More than 150 people were also injured.
Emergency authorities sayvictims are without electricity.
Homes and hospitalshave become overcrowded.
And still ahead, Houston Texan Andre Hal
has a powerful story of faithin the face of the big C.
Stay with us.
Playing pro football haseven more significance
for Houston Texan's Andre Hal.
After being diagnosed withHodgkin's lymphoma in June,
he is now saying he is in remission.
Joining us more withthis powerful faith story
is Shawn Brown with CBN Sports.
So Hal, a safety with the Texans
and says he didn't want chemo
because he didn't want tomiss playing ball this year.
- Yeah, man.
Hey, look, this is a now league,
coming off a strong season in 2017,
came in the league in 2014.
Started out as a cornerback, now safety.
Just signed a three yeardeal with Houston last season
and then, early this season, obviously,
he was diagnosed with cancer.
No one really knowshow to respond to that,
but in dealing with that,if he's not on the field
and you can't play, it's kinda hard
to fulfill your commitment.
And so he wants to be on the field.
He wanted to continue in that process.
So yeah, he chose a different form.
Naturally, they would do chemo,
but chemo can take a toll on your body
and he didn't want anythingmessing with his body.
He said, you know what, we'regonna do a different option.
He chose to do Rituxan, Ibelieve, which is not as harsh.
You take it through IV.
He did that for about a month
and then, after about a month,
he realized that there wassomething going on with his brain
and then he started doingvitamin C infusions,
I believe he said.
And then, believe it ornot, the cancer was gone,
the stuff in his brain was gone,
and now, he's actuallyjust kind of waiting
to find out if he's able to play.
Physically, he feels good andit's like he's ready to play.
And I imagine, in light of all this
and what we're seeing thus far,
he's giving credit to God for healing.
- He is.
You know, a lot of people wonder
what faith has to dowith professional sports.
What does faith have to dowith professional sports?
Well, you look at football players,
these guys are puttingtheir bodies through,
I mean, they're just going through it
every single Sunday, Thursday,Monday, whenever they play
and, at any moment, they could be injured.
You know what I mean?
And their bread and butteris being on the field.
And so it's not too far fetched
to think that a playerwho has a solid foundation
is gonna put God before everything else
because you don't know whatyour future's gonna hold.
- And for Andre, that's it.
He said look, man, God is everything,
my faith is what hasgotten me through this.
And one of the thingsI wrote down he said,
he says once I feltnormal, I started to heal,
in one of the press conferences.
Once he started to feel normal.
And normal, for him, means reading books,
making sure his mind was right,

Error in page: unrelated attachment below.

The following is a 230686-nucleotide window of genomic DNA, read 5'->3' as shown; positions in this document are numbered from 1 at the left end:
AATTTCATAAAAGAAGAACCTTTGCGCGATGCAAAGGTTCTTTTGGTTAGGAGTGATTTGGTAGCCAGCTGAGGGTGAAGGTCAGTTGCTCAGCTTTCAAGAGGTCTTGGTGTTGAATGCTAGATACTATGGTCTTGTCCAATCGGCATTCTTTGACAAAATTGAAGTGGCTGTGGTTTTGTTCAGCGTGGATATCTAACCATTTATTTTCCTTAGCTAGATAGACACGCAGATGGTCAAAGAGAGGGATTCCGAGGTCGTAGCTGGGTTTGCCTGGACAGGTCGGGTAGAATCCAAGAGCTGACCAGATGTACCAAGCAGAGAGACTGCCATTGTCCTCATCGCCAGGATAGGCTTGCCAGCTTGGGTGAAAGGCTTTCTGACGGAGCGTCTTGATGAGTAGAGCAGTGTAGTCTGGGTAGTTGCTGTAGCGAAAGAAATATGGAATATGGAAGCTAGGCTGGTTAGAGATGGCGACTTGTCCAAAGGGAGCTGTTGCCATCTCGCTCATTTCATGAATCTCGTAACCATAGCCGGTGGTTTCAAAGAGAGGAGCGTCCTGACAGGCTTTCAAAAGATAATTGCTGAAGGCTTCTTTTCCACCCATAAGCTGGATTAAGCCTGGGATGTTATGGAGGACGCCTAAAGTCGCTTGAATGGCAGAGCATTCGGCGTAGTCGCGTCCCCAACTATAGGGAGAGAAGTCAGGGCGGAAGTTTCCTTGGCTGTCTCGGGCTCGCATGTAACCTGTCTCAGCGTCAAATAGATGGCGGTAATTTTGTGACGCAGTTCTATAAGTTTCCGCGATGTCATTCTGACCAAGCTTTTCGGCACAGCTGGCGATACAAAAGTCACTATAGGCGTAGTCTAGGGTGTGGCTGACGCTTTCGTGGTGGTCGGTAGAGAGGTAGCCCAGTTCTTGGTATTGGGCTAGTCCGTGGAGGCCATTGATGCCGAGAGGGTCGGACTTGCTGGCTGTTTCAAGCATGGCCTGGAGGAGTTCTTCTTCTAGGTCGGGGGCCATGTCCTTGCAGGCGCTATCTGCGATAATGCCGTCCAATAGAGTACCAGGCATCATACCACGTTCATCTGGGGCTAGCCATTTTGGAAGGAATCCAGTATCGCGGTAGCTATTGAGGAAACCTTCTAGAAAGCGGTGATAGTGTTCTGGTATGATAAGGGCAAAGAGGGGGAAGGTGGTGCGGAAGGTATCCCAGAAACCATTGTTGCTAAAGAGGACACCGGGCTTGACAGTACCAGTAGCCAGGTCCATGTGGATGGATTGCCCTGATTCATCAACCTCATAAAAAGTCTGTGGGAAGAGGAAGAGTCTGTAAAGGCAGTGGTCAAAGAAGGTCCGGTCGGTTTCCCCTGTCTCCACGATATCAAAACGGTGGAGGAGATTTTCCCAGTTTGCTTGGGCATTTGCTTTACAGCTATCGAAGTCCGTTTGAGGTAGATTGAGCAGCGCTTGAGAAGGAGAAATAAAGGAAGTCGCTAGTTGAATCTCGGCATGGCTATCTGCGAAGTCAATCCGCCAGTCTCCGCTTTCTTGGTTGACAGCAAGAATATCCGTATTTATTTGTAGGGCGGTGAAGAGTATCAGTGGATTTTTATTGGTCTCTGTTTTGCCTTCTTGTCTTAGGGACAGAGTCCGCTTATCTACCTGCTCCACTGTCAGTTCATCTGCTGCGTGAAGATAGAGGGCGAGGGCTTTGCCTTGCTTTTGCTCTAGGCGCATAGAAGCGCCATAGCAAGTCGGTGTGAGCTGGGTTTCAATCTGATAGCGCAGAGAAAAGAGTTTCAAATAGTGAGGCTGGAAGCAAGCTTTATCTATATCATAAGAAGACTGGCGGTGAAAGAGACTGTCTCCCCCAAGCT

making sure he was takingthe right approach,
surrounding himself withplayers, like-minded players,
to make sure that his focus was
hey, I've got this, God's gotthis, I'm not worried at all.
And so, yes, his faith means everything
before that and thenthroughout this process.
And so it always...
It's always interesting when people say
what does faith have to dowith professional sports.
Well, it's not just when they're sick,
but it also covers them before that,
and then when you gothrough something like this,
you have something stronger than yourself
because sometimes we're not strong enough
to deal with those thingsphysically or mentally.
You definitely want to tryto lean on the higher power
and that's what he's doingand I think it's fantastic
that he hopefully will make it back soon.
- Well, good deal.
Any idea when we will know if he'll be...
- I believe he's stillwaiting to be cleared.
- I looked at the depth chart.
He's not on the depth chart,at least not right now.
In that presser, he saidthat he's just kinda
waiting for clearance.
He's listed as reserve for illness,
and then once he's cleared to play,
I'm sure he'll be back and causing damage
to those offenses.
But it is fantastic to see
and I'm glad that he's been cured of that
- as of right now, soit's pretty fantastic.
- All praise to God.
Thank you, Shawn.- Yeah, man.
- Much appreciated.
- So welcome.- Always good to have you
A powerful moment of worship and ministry
with Chrstian music star Lauren Daigle.
See how she shares her love of Christ
with those behind bars.
That story is coming up after this.
Lauren Daigle is one ofthe most popular artists
in contemporary Christian music right now.
Her amazing voice with songs like You Say
draw listeners of all ages.
She says her visit toStatesville Correction Prison
was a day more than I can articulate
and that's a direct quote.
She posted this video aboutthe visit on her Facebook page.
She went to lead worship and said
she saw hope in the face of the hopeless,
joy in the wake of sorrow,
wealth in the gap of depravity,
and life in the midst of death.
Take a look.
Says the inmates' voicescarry deeper into our hearts
than the echo of amicrophone will ever release.
Well that's gonna do it
for this edition of CBN Newswatch.
Remember you can find moreof our exclusive coverage
of the issues you caremost about at CBNNews.com.
We'd also love to know
what you think about thestories you've seen here today.
You can do that byemailing firstname.lastname@example.org.
You can also reach out and touch us
on Facebook, Twitter, and Instagram.
Hope you will join usagain right here next time.
Make it a marvelous Monday.